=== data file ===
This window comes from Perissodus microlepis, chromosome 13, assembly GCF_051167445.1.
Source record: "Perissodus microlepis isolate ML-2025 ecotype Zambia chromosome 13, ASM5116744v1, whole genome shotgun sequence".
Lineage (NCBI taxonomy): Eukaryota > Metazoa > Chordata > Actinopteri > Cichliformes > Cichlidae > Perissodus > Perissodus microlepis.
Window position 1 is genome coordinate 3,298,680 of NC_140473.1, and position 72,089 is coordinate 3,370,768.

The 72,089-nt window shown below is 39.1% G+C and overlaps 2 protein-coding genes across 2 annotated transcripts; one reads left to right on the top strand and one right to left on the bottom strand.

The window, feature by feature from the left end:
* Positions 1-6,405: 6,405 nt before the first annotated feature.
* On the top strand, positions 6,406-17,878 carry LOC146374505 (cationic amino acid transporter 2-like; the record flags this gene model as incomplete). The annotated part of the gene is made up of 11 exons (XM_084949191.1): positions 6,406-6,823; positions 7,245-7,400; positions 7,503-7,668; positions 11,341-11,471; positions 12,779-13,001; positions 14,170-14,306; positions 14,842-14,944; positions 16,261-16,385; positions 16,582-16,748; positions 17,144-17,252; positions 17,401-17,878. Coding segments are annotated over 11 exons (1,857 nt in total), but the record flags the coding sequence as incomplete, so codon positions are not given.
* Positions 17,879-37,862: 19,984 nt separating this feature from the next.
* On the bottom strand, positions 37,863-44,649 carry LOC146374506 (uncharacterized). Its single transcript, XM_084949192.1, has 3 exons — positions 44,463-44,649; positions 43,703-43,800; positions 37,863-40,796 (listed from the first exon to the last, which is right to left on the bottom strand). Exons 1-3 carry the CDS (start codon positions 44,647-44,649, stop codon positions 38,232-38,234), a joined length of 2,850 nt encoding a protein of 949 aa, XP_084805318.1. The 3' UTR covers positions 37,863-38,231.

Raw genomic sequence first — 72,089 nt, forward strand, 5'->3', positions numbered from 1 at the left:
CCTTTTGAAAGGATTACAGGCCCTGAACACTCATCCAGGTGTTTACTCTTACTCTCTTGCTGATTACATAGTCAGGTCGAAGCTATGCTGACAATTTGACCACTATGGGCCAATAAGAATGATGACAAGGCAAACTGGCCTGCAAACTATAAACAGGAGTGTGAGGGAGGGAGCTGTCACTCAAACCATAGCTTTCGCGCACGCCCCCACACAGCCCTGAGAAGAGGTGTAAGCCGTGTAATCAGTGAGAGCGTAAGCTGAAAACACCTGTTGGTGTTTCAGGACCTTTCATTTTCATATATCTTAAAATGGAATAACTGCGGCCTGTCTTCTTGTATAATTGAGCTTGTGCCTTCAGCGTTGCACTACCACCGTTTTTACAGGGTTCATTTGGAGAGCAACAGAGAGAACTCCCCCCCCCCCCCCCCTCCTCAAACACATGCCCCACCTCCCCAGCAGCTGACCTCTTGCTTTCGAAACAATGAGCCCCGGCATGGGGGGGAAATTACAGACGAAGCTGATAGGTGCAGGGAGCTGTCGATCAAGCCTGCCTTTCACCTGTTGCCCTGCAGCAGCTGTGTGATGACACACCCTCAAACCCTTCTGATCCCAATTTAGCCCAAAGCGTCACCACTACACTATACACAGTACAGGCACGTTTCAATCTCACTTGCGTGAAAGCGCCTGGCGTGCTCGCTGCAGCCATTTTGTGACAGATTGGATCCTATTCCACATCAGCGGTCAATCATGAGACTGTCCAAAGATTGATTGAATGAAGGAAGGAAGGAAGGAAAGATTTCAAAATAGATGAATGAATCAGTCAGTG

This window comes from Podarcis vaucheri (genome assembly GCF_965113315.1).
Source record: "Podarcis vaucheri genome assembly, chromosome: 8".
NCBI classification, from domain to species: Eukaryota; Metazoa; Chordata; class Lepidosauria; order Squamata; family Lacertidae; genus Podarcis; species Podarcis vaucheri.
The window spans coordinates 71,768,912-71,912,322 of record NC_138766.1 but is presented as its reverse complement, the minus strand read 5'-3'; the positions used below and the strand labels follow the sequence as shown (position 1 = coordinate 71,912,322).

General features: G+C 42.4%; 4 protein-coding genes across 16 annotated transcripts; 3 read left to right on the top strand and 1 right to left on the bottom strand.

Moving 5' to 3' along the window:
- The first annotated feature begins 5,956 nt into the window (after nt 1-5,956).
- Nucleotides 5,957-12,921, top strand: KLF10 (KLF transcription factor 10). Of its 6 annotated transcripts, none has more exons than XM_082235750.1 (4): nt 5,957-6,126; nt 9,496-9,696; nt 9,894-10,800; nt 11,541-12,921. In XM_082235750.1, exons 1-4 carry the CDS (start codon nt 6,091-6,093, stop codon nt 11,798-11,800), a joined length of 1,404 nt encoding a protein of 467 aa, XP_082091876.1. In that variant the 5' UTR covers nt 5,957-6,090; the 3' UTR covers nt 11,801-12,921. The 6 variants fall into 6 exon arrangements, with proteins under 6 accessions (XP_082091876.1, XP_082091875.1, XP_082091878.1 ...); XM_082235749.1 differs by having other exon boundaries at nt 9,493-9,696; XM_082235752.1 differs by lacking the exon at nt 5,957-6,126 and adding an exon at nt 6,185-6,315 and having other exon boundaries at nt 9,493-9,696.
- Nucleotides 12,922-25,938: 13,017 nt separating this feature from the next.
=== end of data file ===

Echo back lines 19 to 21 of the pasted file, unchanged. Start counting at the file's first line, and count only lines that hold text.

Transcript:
- The first annotated feature begins 5,956 nt into the window (after nt 1-5,956).
- Nucleotides 5,957-12,921, top strand: KLF10 (KLF transcription factor 10). Of its 6 annotated transcripts, none has more exons than XM_082235750.1 (4): nt 5,957-6,126; nt 9,496-9,696; nt 9,894-10,800; nt 11,541-12,921. In XM_082235750.1, exons 1-4 carry the CDS (start codon nt 6,091-6,093, stop codon nt 11,798-11,800), a joined length of 1,404 nt encoding a protein of 467 aa, XP_082091876.1. In that variant the 5' UTR covers nt 5,957-6,090; the 3' UTR covers nt 11,801-12,921. The 6 variants fall into 6 exon arrangements, with proteins under 6 accessions (XP_082091876.1, XP_082091875.1, XP_082091878.1 ...); XM_082235749.1 differs by having other exon boundaries at nt 9,493-9,696; XM_082235752.1 differs by lacking the exon at nt 5,957-6,126 and adding an exon at nt 6,185-6,315 and having other exon boundaries at nt 9,493-9,696.
- Nucleotides 12,922-25,938: 13,017 nt separating this feature from the next.